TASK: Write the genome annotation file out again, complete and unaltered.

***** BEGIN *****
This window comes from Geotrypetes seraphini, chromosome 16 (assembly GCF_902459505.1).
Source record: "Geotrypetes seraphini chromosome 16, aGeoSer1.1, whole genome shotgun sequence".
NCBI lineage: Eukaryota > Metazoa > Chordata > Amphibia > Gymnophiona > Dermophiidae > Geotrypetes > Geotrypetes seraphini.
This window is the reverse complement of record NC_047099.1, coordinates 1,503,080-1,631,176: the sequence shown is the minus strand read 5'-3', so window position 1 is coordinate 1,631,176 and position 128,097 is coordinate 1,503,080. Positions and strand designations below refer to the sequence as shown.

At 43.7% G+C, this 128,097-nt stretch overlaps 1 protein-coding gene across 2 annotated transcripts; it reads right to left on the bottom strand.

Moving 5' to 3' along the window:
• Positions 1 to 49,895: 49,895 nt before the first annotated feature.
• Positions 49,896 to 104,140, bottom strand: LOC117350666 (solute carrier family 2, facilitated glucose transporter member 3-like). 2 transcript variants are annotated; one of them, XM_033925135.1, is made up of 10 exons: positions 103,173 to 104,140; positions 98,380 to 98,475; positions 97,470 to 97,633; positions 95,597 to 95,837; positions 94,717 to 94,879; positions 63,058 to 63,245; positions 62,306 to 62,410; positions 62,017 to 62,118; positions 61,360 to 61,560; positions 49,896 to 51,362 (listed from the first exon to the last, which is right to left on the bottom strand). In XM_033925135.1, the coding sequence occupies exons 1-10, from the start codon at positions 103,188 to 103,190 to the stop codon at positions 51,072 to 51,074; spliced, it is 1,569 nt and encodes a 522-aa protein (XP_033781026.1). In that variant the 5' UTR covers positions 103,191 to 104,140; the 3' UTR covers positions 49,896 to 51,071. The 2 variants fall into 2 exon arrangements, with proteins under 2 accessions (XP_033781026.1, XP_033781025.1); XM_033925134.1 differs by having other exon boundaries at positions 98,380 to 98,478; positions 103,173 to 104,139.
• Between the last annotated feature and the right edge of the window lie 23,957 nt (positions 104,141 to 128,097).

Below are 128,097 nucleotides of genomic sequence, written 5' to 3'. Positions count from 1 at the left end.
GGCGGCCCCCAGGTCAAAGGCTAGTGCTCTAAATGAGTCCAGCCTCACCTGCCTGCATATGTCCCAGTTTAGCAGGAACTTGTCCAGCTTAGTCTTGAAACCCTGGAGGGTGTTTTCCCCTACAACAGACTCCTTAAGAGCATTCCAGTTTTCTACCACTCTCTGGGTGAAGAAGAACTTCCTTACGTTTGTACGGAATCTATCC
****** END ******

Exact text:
This window comes from Geotrypetes seraphini, chromosome 16 (assembly GCF_902459505.1).
Source record: "Geotrypetes seraphini chromosome 16, aGeoSer1.1, whole genome shotgun sequence".
NCBI lineage: Eukaryota > Metazoa > Chordata > Amphibia > Gymnophiona > Dermophiidae > Geotrypetes > Geotrypetes seraphini.
This window is the reverse complement of record NC_047099.1, coordinates 1,503,080-1,631,176: the sequence shown is the minus strand read 5'-3', so window position 1 is coordinate 1,631,176 and position 128,097 is coordinate 1,503,080. Positions and strand designations below refer to the sequence as shown.

At 43.7% G+C, this 128,097-nt stretch overlaps 1 protein-coding gene across 2 annotated transcripts; it reads right to left on the bottom strand.

Moving 5' to 3' along the window:
• Positions 1 to 49,895: 49,895 nt before the first annotated feature.
• Positions 49,896 to 104,140, bottom strand: LOC117350666 (solute carrier family 2, facilitated glucose transporter member 3-like). 2 transcript variants are annotated; one of them, XM_033925135.1, is made up of 10 exons: positions 103,173 to 104,140; positions 98,380 to 98,475; positions 97,470 to 97,633; positions 95,597 to 95,837; positions 94,717 to 94,879; positions 63,058 to 63,245; positions 62,306 to 62,410; positions 62,017 to 62,118; positions 61,360 to 61,560; positions 49,896 to 51,362 (listed from the first exon to the last, which is right to left on the bottom strand). In XM_033925135.1, the coding sequence occupies exons 1-10, from the start codon at positions 103,188 to 103,190 to the stop codon at positions 51,072 to 51,074; spliced, it is 1,569 nt and encodes a 522-aa protein (XP_033781026.1). In that variant the 5' UTR covers positions 103,191 to 104,140; the 3' UTR covers positions 49,896 to 51,071. The 2 variants fall into 2 exon arrangements, with proteins under 2 accessions (XP_033781026.1, XP_033781025.1); XM_033925134.1 differs by having other exon boundaries at positions 98,380 to 98,478; positions 103,173 to 104,139.
• Between the last annotated feature and the right edge of the window lie 23,957 nt (positions 104,141 to 128,097).

Below are 128,097 nucleotides of genomic sequence, written 5' to 3'. Positions count from 1 at the left end.
GGCGGCCCCCAGGTCAAAGGCTAGTGCTCTAAATGAGTCCAGCCTCACCTGCCTGCATATGTCCCAGTTTAGCAGGAACTTGTCCAGCTTAGTCTTGAAACCCTGGAGGGTGTTTTCCCCTACAACAGACTCCTTAAGAGCATTCCAGTTTTCTACCACTCTCTGGGTGAAGAAGAACTTCCTTACGTTTGTACGGAATCTATCC